One of the most popular questions I am asked is how much I should save in cash versus investing.
You should always save the following in cash:
- 3 months emergency fund
- Sinking fund for planned expenses
- Cash for big goals such as a wedding or house deposit.
Then any extra money you have should be put towards your investments.
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My approach to saving versus investing
I take the view that any saving and investing should be as simple as possible. It’s not that one is better than the other, but what is right for you at the current stage of your financial journey.
3-6 months emergency fund
If you are starting out on your financial journey, then once you have paid off all debt, it is common advice to start an emergency fund that covers at least 3 months of your living expenses.
Depending on your circumstances, some people choose to increase this to 6 months and I totally get that also. If you are at risk of losing your job or redundancy having an increased emergency fund will act as a sizeable buffer and help you weather a period where you may have no income. It would also help in an actual emergency where you need funds to fix or pay for the “emergency”.
Sinking fund for planned expenses
When you create a sinking fund, you put away a little each month into a savings pot for planned expenses. These planned expenses could be your annual recurring bills or savings for an upcoming holiday. With a sinking fund, the primary goal is to cover the expenses long before they are due. This will reduce the chances of you going into debt or creating a financial emergency.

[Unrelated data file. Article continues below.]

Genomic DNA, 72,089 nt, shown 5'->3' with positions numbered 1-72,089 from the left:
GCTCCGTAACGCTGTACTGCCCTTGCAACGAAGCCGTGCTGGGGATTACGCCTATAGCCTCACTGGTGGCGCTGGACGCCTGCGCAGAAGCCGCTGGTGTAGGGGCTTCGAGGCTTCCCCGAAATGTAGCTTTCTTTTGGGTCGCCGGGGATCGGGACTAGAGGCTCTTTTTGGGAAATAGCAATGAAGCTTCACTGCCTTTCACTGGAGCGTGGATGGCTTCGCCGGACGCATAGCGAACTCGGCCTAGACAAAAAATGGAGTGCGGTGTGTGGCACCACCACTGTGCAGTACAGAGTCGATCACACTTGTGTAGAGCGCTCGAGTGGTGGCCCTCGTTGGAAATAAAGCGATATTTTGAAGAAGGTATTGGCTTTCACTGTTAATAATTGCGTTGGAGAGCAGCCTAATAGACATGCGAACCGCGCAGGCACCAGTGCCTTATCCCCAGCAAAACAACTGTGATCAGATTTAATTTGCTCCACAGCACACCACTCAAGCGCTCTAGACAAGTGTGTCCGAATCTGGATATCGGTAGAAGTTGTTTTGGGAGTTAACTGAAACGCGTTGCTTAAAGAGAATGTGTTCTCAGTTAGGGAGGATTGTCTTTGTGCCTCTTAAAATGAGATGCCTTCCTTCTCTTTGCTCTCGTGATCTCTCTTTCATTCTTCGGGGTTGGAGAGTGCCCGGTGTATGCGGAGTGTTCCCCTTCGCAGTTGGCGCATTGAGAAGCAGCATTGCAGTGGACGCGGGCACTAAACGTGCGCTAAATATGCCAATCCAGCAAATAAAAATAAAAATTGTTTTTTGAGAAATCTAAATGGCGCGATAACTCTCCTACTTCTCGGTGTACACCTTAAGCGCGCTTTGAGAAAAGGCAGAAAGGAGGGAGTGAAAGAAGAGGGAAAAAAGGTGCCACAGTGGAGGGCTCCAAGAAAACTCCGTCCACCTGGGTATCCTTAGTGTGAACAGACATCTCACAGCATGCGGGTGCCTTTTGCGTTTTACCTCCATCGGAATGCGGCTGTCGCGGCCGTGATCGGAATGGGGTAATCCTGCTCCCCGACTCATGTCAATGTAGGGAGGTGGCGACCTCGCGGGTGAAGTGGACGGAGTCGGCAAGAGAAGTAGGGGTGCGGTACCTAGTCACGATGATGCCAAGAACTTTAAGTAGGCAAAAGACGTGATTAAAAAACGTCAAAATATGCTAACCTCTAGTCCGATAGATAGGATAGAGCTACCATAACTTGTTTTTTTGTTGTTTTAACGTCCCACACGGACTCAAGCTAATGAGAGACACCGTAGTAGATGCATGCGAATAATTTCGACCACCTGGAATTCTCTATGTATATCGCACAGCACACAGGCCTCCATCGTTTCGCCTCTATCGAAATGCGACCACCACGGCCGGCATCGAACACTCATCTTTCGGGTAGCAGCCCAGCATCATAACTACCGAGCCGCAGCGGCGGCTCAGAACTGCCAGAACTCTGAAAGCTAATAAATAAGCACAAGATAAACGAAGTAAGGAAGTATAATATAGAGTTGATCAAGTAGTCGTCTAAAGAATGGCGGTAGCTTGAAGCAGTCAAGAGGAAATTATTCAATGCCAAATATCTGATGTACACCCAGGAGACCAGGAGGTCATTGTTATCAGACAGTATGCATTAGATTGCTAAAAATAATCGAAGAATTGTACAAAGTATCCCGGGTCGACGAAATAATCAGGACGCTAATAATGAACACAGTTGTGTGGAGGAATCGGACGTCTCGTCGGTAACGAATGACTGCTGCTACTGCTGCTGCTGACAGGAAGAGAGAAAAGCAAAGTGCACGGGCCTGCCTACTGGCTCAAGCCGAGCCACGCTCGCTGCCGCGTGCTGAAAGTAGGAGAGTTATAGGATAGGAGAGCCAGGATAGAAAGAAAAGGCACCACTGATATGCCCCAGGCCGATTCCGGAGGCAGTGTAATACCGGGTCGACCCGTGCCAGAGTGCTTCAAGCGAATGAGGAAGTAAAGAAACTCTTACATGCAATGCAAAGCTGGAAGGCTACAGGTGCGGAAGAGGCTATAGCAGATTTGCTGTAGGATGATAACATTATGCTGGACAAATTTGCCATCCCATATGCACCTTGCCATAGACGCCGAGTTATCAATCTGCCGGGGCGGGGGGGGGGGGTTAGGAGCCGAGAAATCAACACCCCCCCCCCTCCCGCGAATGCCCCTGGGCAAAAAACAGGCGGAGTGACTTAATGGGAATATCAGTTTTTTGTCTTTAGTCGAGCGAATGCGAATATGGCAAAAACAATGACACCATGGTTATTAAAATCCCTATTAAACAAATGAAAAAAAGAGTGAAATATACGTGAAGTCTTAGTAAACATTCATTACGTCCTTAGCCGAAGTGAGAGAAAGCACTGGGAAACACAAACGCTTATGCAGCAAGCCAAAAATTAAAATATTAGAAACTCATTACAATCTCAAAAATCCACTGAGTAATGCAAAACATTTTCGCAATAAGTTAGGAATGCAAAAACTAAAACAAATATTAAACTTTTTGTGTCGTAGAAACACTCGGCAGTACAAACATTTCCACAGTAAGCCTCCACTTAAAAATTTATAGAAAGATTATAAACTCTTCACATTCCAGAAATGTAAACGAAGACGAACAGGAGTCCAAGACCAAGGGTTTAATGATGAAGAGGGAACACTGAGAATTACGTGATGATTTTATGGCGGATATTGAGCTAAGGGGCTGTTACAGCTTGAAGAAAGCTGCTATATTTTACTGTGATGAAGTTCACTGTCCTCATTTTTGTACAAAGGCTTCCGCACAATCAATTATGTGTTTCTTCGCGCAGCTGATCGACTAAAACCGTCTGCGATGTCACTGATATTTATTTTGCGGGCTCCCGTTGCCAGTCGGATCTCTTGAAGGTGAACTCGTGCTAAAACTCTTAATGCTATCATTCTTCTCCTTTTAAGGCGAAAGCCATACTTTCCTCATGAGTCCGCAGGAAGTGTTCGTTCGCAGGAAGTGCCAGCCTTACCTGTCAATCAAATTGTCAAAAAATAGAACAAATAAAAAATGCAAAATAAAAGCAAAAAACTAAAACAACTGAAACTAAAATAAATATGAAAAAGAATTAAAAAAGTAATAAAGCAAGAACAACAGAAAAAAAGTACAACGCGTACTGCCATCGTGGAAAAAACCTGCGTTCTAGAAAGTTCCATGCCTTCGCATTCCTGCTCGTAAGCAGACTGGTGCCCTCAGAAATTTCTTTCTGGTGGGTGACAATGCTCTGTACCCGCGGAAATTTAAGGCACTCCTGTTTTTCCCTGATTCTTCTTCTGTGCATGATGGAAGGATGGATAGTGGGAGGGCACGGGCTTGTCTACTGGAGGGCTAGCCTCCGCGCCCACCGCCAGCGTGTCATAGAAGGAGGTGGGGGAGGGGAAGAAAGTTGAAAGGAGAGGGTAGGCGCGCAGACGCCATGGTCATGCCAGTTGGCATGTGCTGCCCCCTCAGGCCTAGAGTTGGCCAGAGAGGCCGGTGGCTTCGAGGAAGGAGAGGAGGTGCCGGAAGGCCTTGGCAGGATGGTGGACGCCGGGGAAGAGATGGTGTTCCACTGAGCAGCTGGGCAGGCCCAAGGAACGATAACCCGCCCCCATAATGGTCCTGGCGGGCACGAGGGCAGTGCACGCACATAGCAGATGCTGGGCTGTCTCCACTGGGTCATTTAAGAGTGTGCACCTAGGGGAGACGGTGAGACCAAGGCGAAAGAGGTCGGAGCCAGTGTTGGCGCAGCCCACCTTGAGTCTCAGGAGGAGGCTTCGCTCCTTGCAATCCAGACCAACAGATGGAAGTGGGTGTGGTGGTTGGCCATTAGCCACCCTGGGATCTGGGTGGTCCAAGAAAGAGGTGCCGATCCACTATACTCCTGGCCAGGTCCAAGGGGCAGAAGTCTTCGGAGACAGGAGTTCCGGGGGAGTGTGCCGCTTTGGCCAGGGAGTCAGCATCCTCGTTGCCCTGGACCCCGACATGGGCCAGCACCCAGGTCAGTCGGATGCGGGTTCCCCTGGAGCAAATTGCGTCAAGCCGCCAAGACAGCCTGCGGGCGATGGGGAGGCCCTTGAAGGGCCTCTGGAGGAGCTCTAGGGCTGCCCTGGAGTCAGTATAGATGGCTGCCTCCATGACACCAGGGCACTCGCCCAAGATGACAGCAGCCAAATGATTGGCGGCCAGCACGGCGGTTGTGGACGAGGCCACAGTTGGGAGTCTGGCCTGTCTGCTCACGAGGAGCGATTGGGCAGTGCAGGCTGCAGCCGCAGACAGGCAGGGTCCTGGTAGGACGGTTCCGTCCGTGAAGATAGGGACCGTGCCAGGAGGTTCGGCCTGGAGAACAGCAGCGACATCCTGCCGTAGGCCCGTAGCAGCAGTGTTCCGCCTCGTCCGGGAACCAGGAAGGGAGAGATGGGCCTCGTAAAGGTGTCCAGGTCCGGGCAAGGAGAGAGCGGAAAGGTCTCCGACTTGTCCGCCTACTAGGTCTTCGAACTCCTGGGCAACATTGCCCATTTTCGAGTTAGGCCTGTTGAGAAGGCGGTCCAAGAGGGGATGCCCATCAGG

Big goals over the next 3-5 years
Finally, in cash, I suggest you give consideration to saving for your bigger life goals that you expect to happen in the next 3-5 years. A new car, the deposit for a house or money to pay towards your mortgage when it’s up for renewal. Or it could be saved for your wedding. Whatever your bigger goals are, putting your money into savings and not investments allows these to grow without the volatility of external factors and ensures your money is safe.
Make sure to invest in your pensions for tax advantages or employer matches and depending on your investing strategy you may want to invest in your ISAs. After that, if you have any money left over to invest, open up a General Investment Account and use it to invest your money.
When should I invest each month?
Once you have put money towards each of your short and long-term goals listed above, then any additional money should be put to work through investing. Investing is the secret to long-term wealth and if you start early, the compounding effect of investing will help you grow your wealth well in advance of the money you contribute.